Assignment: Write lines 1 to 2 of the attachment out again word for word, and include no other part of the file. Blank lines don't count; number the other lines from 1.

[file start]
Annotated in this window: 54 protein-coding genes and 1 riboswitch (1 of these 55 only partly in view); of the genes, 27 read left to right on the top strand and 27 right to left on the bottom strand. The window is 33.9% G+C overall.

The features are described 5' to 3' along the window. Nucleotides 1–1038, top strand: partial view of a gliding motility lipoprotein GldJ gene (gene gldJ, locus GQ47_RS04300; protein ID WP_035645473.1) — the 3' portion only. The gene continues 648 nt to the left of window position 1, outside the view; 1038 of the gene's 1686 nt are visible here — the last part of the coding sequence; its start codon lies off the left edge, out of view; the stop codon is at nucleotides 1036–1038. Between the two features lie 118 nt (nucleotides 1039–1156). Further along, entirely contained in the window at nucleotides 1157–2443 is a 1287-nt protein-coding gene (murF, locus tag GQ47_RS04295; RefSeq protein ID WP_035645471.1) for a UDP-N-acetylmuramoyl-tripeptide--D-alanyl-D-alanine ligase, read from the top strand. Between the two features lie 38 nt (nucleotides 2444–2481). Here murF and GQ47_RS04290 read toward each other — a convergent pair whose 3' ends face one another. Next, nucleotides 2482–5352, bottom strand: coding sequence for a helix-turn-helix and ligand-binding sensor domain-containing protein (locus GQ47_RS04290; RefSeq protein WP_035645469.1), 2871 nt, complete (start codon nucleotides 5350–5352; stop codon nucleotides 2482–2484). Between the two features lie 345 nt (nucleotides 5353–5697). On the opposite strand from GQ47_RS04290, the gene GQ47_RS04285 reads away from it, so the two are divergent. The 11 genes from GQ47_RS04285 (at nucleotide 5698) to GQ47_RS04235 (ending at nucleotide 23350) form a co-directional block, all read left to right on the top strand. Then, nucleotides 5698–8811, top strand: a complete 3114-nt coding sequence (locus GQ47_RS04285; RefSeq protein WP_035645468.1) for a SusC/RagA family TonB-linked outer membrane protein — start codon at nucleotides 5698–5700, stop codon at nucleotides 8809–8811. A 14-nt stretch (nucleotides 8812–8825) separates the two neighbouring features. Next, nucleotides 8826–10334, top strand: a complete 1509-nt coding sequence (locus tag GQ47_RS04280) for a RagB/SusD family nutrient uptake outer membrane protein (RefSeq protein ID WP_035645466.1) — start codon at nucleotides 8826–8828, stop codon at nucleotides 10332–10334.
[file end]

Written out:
Annotated in this window: 54 protein-coding genes and 1 riboswitch (1 of these 55 only partly in view); of the genes, 27 read left to right on the top strand and 27 right to left on the bottom strand. The window is 33.9% G+C overall.

The features are described 5' to 3' along the window. Nucleotides 1–1038, top strand: partial view of a gliding motility lipoprotein GldJ gene (gene gldJ, locus GQ47_RS04300; protein ID WP_035645473.1) — the 3' portion only. The gene continues 648 nt to the left of window position 1, outside the view; 1038 of the gene's 1686 nt are visible here — the last part of the coding sequence; its start codon lies off the left edge, out of view; the stop codon is at nucleotides 1036–1038. Between the two features lie 118 nt (nucleotides 1039–1156). Further along, entirely contained in the window at nucleotides 1157–2443 is a 1287-nt protein-coding gene (murF, locus tag GQ47_RS04295; RefSeq protein ID WP_035645471.1) for a UDP-N-acetylmuramoyl-tripeptide--D-alanyl-D-alanine ligase, read from the top strand. Between the two features lie 38 nt (nucleotides 2444–2481). Here murF and GQ47_RS04290 read toward each other — a convergent pair whose 3' ends face one another. Next, nucleotides 2482–5352, bottom strand: coding sequence for a helix-turn-helix and ligand-binding sensor domain-containing protein (locus GQ47_RS04290; RefSeq protein WP_035645469.1), 2871 nt, complete (start codon nucleotides 5350–5352; stop codon nucleotides 2482–2484). Between the two features lie 345 nt (nucleotides 5353–5697). On the opposite strand from GQ47_RS04290, the gene GQ47_RS04285 reads away from it, so the two are divergent. The 11 genes from GQ47_RS04285 (at nucleotide 5698) to GQ47_RS04235 (ending at nucleotide 23350) form a co-directional block, all read left to right on the top strand. Then, nucleotides 5698–8811, top strand: a complete 3114-nt coding sequence (locus GQ47_RS04285; RefSeq protein WP_035645468.1) for a SusC/RagA family TonB-linked outer membrane protein — start codon at nucleotides 5698–5700, stop codon at nucleotides 8809–8811. A 14-nt stretch (nucleotides 8812–8825) separates the two neighbouring features. Next, nucleotides 8826–10334, top strand: a complete 1509-nt coding sequence (locus tag GQ47_RS04280) for a RagB/SusD family nutrient uptake outer membrane protein (RefSeq protein ID WP_035645466.1) — start codon at nucleotides 8826–8828, stop codon at nucleotides 10332–10334.